My annual ranking of the New Orleans Saints' roster. Part four of a five-part series:
No. 8: S Kenny Vaccaro
Last year's rank: No. 9
Vaccaro, 26, was arguably having his best season to date last year before it ended early because of a four-game Adderall suspension. He had two interceptions, two forced fumbles, a sack and 68 tackles in just 11 games played.
The former first-round pick still has more breakout potential, though. And now would be a great time for him to make his first Pro Bowl run, since he's heading into the final year of his contract.
The 6-foot, 214-pounder has shown flashes of great potential throughout his four-year career. But he has also battled a series of interruptions (injuries in his first two years; inconsistent play, especially in his sophomore 2014 season; last year's suspension).
Vaccaro's greatest strength might be his versatility. The Saints use him as a traditional safety, in the box as a pseudo-linebacker, and in slot coverage as a pseudo-cornerback.
No. 7: RB Adrian Peterson
Last year's rank: N/A
Who knows where to rank Peterson on this list? He's one of the greatest running backs in NFL history, and he was ranked fifth in the entire league on the NFL Network's top 100 list just one year ago. But then he missed 13 games last season because of a torn meniscus in his knee -- and he turned 32 years old -- which made him settle for a two-year contract with the Saints in free agency that includes only $3.5 million in guarantees.
Age 32 is practically ancient for NFL running backs. But Peterson has proved throughout his career that conventional wisdom doesn't really apply to him. He returned from a torn ACL in 2012 to run for more than 2,000 yards and win the league MVP award. Then he once again led the NFL in 2015 with 1,485 rushing yards at the age of 30.
Peterson's new teammates have been raving about his physical prowess so far this summer, insisting that he doesn't look like a guy who is slowing down.
The Saints don't need Peterson to be an every-down back since they have another alpha dog in Mark Ingram. So A.D.'s touches should decrease significantly from his years with the Minnesota Vikings. But he should also face a lot fewer eight- and nine-man boxes in New Orleans' pass-first offense.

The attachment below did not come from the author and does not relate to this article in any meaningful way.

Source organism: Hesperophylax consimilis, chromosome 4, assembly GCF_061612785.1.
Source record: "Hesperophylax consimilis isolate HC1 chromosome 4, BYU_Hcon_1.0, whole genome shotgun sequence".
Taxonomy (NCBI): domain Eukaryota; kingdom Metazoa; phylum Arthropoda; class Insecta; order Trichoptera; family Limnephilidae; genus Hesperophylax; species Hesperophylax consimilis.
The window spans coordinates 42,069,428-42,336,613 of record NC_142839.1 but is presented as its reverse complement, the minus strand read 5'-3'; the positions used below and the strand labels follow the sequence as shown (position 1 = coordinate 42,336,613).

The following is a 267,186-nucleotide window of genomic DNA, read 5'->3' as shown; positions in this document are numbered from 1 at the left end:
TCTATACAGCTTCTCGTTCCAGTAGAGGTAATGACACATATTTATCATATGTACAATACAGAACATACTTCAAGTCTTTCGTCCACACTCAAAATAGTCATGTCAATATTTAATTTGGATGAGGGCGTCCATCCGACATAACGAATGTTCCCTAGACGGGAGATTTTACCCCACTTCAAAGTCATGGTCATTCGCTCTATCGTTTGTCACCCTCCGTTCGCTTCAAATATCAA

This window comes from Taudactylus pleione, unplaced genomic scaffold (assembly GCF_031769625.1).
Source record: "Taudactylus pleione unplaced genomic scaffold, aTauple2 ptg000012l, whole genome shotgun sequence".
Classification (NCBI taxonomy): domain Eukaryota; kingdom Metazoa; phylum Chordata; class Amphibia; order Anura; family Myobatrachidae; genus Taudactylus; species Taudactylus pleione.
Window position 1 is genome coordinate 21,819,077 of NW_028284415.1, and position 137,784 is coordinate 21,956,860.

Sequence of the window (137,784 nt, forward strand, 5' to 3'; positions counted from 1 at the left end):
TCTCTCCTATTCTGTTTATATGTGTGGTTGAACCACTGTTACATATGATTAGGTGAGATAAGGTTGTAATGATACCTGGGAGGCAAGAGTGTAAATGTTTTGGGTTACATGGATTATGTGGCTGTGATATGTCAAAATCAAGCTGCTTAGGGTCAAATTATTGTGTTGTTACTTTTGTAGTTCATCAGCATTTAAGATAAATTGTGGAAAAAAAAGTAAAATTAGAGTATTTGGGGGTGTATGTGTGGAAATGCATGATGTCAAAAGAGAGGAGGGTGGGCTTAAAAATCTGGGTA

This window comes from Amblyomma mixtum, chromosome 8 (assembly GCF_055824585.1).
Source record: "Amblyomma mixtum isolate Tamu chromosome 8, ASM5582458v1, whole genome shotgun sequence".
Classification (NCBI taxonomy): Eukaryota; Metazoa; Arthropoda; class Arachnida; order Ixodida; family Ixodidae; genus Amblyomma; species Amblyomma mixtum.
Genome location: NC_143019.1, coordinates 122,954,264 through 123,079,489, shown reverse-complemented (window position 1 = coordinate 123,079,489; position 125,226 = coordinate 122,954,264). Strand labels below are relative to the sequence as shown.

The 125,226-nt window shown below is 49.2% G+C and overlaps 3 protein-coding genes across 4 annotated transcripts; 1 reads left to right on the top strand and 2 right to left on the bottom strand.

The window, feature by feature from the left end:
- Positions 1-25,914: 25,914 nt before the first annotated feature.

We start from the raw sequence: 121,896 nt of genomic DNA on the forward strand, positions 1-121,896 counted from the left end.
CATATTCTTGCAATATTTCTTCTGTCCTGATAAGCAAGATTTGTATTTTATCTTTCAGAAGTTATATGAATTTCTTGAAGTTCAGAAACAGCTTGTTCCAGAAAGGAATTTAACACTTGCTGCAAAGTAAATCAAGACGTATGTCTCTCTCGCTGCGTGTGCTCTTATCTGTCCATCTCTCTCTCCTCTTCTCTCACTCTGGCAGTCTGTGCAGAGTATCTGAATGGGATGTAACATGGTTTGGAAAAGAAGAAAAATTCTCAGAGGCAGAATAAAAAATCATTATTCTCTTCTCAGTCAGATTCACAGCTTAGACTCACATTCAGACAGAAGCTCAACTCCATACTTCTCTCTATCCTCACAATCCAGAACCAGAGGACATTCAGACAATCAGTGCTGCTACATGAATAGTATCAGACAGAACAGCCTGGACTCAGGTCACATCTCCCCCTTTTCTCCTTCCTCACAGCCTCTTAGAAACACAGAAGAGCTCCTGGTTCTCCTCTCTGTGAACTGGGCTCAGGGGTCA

Peterson ranks 16th on the NFL's all-time rushing list with 11,747 yards in his 10-year career. He needs less than 600 yards to move past Jim Brown for 10th place -- something he should be able to do easily, even if his role is limited.
No. 6: OT Terron Armstead
Last year's rank: No. 3
Another guy who, unfortunately, has become harder to rank because of an unrelenting string of injuries. Armstead, who turned 26 on Sunday, had started to establish himself as one of the best young linemen in the NFL in 2015 -- while fighting through a significant knee injury, no less. At the time, Sean Payton said, "There's not a left tackle I would trade him for in the league." And the Saints rewarded him with a long-term contract extension worth $13 million per year.
But then Armstead missed nine games last season because of knee and quad injuries. And now he is expected to be sidelined until at least the middle of the season after suffering a shoulder injury in minicamp.
The 6-foot-5, 304-pounder still has tantalizing potential. The former third-round pick from Arkansas-Pine Bluff is one of the league's most athletic linemen, and his time of 4.71 seconds in the 40-yard dash at the NFL scouting combine still stands as the fastest ever by an offensive lineman.
But Armstead needs to finally stay healthy to deliver on that potential -- something that has become a bigger question mark each year.
No. 5: RB Mark Ingram
Last year's rank: No. 6
Ingram's NFL career got off to a slow start. But over the past three seasons, the former Heisman trophy winner and first-round draft pick has emerged as one of the NFL's most underrated backs.
Ingram, 27, set career highs last season with 1,043 rushing yards, 1,362 yards from scrimmage and 10 touchdowns, while tying with Ezekiel Elliott for fifth in the NFL with a career-high 5.1 yards per carry. Pro Football Focus also pointed out that Ingram ranked third in the league in yards after contact (3.06).
Peterson has drawn all the headlines this offseason, but Ingram will be hard to supplant as New Orleans' top running back, since he is so versatile as a pass-catcher and pass protector. Ingram has 96 catches over the past two seasons for a total of 724 yards.